CoMFA is a toolset of SYBYL used to evaluate 3D-QSAR. In this approach, evaluation of electrostatic and steric interactions is correlated to biological activity for the determination of important structural features within sets of molecules. For these studies, a cutoff value of 30 kcal/mol was used. Interaction fields were built on a 2.0-Å spaced lattice and continued beyond each structure by 4.0 Å in all directions. Of the molecules used, six were selected to construct models and be used as a training set to correlate predicted and experimentally derived IC50 values (see Table 7). For the test set, 11 molecules were randomly selected (see Table 8) outside of the training set. Model statistics were generated as described previously (McKay et al., 2007) where the dependent variables (biological descriptors) were IC50 values generated by using the calcium accumulation assay with Hα4β2 nAChRs.
CoMSIA is a toolset of SYBYL similar to CoMFA. CoMSIA uses Gaussian functions as opposed to Lennard-Jones potential and Coulombic potentials. The same training set and test set molecules used in the CoMFA model were selected for the CoMSIA model.
Docking and Molecular Dynamics.
KAB-18 was docked to a homology model of the Hα4β2 LBD to determine a precise binding mode. The model was initially built with the MODELLER software in the unbound state as reported earlier (González-Cestari et al., 2009). Before docking KAB-18, epibatidine was docked to the agonist binding site so that the noncompetitive binding mode of KAB-18 could be determined. Dockings were performed with the Lamarckian genetic algorithm as implemented in AutoDock 4.0 (Morris et al., 1998). Each docking job consisted of 100 individual runs in which each run used a population size of 150 with a cutoff of 100,000,000 energy evaluations. The final docking poses were clustered with an all-atom root mean square deviation of 2 Å. MD simulations of some docking modes were evaluated to determine the stability of the ligand in the docked position. MD simulations were performed with the Amber suite of programs (Case et al., 2005). Simulation protocol involved first solvating the entire extracellular domain complex and a TIP3P water model octahedron with a 15-Å buffer around all edges, adding counterions, then energy-minimizing the system. After energy minimization, the system was simulated for 200 ps during which all protein and ligand atoms were restrained with a 50 kcal/mol harmonic potential to allow the water molecules to equilibrate around the surface of the receptor. During this equilibration stage, the temperature was increased from 0 to 300 K. After equilibration, the system was simulated at a constant 300 K with a heat bath coupling constant of 2.0 ps. All simulations were performed at a constant 1 atm with a pressure relaxation time of 2.0 ps. Nonbonded interaction calculations were cut off at 8 Å, and the electrostatic energy was computed by using the Particle Mesh Ewald method.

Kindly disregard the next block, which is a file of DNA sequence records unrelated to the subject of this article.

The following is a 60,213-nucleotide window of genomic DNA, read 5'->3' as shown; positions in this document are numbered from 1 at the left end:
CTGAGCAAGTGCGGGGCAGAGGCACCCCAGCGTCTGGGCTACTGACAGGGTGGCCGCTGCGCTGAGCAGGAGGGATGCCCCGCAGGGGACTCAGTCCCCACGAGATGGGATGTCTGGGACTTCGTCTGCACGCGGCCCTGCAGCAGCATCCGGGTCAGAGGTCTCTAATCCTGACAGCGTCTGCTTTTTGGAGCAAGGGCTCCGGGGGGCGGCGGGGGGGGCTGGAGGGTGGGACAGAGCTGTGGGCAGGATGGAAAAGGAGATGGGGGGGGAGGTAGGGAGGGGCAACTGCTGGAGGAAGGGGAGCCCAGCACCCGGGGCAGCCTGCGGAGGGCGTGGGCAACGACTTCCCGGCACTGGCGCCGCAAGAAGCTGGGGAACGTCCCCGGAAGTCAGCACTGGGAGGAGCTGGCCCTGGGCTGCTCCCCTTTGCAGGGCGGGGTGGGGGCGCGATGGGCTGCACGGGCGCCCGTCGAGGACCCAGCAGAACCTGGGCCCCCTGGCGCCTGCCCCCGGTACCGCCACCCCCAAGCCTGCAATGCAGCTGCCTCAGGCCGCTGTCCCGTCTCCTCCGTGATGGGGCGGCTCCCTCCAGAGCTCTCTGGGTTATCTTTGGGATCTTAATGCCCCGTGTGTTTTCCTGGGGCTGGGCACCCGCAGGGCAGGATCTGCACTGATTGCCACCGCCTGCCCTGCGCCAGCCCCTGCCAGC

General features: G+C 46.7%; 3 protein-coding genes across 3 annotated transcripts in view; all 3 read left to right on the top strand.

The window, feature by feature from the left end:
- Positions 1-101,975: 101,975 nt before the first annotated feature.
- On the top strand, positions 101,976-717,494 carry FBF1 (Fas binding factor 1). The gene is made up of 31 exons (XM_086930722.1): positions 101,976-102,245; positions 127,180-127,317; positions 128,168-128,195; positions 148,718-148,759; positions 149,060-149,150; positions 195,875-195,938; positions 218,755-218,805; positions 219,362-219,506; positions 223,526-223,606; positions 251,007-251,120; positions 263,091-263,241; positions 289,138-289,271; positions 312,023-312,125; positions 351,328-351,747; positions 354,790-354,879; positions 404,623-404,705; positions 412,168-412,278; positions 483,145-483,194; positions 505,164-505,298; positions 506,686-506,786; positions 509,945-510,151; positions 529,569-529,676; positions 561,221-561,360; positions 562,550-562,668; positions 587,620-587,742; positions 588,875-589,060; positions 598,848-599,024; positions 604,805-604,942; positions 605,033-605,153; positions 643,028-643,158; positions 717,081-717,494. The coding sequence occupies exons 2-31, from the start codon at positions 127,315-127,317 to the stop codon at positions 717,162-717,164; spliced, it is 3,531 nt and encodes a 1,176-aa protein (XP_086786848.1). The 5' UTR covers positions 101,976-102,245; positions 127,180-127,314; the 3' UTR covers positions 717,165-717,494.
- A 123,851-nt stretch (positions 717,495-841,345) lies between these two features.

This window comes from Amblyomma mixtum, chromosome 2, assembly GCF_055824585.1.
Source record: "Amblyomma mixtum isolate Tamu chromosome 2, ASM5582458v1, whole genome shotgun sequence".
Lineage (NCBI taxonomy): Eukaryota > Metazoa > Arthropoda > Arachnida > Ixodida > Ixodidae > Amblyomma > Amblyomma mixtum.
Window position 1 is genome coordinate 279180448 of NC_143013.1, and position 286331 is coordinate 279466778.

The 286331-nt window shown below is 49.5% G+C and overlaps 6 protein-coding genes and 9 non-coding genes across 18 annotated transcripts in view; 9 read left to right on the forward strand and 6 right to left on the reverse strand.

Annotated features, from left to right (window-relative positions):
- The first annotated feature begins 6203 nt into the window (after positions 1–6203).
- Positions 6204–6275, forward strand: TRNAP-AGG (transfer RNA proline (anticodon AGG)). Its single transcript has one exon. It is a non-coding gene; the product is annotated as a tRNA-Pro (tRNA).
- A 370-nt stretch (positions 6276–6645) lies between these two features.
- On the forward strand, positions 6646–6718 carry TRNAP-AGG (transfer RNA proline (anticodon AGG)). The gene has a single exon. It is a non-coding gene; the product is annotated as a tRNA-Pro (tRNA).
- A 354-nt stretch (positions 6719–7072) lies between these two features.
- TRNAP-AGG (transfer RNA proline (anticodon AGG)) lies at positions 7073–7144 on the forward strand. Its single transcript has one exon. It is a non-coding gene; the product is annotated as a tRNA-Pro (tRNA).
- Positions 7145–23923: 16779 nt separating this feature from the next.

Site-Directed Mutagenesis and Transient Expression of α4β2 nAChRs.